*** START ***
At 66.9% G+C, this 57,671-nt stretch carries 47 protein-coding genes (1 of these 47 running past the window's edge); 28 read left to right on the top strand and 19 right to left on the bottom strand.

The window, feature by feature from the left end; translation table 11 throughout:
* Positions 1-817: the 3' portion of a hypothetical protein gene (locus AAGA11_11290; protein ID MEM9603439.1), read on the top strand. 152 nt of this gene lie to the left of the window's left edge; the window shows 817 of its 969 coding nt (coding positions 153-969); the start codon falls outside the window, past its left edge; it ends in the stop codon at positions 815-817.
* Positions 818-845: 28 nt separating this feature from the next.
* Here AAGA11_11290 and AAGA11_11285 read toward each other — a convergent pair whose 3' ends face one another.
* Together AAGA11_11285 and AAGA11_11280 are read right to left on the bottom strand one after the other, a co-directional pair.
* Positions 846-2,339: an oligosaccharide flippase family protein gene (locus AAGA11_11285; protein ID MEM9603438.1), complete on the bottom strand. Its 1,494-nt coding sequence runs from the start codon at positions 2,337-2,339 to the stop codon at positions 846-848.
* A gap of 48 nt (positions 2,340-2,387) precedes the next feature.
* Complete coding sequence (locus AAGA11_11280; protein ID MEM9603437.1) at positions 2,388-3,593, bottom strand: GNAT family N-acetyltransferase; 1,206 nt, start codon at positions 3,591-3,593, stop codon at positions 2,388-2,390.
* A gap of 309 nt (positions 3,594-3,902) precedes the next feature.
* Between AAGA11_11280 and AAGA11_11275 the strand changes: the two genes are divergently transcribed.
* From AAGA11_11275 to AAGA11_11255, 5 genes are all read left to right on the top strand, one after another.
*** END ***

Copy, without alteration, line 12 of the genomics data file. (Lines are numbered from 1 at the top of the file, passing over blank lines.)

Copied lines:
* From AAGA11_11275 to AAGA11_11255, 5 genes are all read left to right on the top strand, one after another.